Sync Drupal modules based on a defined scope.
Sync Drupal modules based on a defined scope. Scopes are arbitrary but in most cases they're setup to match different environments, which are usually invoked based on different build processes that need to take place. The appropriate module(s) will be synced (installed/uninstalled) based on the scope definition that are defined in a YAML configuration.
- Drupal 8
- Master - Drupal 7
First, you'll need to download the
drush-module-sync library using composer:
composer require droath/drush-module-sync
Next, you need to create a
module-sync configuration file. This can be done by executing the following command:
Once invoked, the command will prompt for input as it generates your
module-sync.yml configuration. When adding scopes I usually input both local and stage, as those are common environments that require different modules to be installed or uninstalled. By default the
module-sync.yml file will be generated in the Drupal site path, which is usually
path-to-drupal/sites/default if you're not using a multi-site configuration.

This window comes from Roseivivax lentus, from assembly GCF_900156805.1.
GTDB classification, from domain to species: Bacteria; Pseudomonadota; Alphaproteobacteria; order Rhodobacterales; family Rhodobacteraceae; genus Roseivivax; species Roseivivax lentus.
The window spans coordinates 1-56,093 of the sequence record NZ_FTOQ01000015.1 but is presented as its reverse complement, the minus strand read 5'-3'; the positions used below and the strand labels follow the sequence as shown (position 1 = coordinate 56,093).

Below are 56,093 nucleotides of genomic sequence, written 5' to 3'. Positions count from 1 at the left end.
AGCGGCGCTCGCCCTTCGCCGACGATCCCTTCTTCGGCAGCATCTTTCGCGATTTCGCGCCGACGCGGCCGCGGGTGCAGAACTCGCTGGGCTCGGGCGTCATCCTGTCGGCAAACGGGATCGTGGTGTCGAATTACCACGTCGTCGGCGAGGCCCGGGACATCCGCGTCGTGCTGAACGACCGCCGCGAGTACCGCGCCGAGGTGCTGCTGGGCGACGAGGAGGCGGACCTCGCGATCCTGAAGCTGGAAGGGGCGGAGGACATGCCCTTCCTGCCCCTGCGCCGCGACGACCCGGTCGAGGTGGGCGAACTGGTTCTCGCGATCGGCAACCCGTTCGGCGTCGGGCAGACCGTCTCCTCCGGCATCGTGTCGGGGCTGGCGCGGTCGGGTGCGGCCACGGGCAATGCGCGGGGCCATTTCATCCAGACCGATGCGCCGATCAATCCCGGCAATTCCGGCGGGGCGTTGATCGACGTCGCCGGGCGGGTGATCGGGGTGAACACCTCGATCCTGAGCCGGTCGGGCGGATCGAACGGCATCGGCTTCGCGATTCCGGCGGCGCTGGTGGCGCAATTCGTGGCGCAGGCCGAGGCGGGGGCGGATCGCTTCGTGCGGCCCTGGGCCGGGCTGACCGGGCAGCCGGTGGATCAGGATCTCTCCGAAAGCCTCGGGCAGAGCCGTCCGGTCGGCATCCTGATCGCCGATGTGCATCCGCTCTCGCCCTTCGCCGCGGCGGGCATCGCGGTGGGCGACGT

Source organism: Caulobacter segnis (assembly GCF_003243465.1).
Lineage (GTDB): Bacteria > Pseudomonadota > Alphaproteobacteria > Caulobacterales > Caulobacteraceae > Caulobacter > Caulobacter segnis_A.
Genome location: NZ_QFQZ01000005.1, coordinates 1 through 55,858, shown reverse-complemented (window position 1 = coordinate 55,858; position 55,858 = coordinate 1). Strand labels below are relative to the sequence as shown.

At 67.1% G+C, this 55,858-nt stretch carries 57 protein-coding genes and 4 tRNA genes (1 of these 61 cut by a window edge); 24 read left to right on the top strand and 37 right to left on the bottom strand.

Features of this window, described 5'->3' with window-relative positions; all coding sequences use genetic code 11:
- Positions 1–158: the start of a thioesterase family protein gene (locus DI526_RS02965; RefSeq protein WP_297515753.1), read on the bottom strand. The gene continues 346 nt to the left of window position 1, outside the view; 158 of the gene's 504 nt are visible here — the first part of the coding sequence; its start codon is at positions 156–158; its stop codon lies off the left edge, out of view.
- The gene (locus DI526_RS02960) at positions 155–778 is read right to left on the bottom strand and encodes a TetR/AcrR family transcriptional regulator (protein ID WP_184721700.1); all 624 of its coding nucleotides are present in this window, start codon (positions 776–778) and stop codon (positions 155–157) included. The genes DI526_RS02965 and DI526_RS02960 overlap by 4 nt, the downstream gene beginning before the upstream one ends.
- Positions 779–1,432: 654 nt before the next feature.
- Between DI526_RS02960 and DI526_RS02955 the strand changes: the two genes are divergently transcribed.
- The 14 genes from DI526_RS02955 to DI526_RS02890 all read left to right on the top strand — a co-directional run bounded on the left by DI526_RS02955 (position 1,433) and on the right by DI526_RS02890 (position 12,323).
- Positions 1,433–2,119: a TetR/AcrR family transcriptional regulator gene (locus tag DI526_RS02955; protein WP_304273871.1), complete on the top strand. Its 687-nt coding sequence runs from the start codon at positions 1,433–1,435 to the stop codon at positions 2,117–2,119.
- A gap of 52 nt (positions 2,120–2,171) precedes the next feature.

You can set the save path to a different directory, by providing the --path option.
drush module-sync-generate --path=../configs
Now you can edit the
module-sync.yml configuration that was generated. You can define different modules for each scope
scope: stage: extend_base: true modules: - file_stage_proxy local: extend_base: true modules: - devel - file_stage_proxy base: - field - views ...
As you can see the scope can extend from the
base directive, as this is useful to remove module redundancy between multiple scopes. If you don't want to extend from the base, just set
false. Make sure to remove any modules from the
base directive if you only want that module to be installed for a particular scope, which should already been defined.
Finally, after you've tweaked your
module-sync configurations to your liking you can run the following command to execute the sync process.
drush module-sync --scope=local
Note: You can pass along the --yes|-y flag to confirm all prompts.
The command will evaluate what modules that have already been installed or need to be uninstalled for the given scope. Make sure you only run this command with the
--yes flag when your certain all modules have been accounted for, as you could have undesired consequences.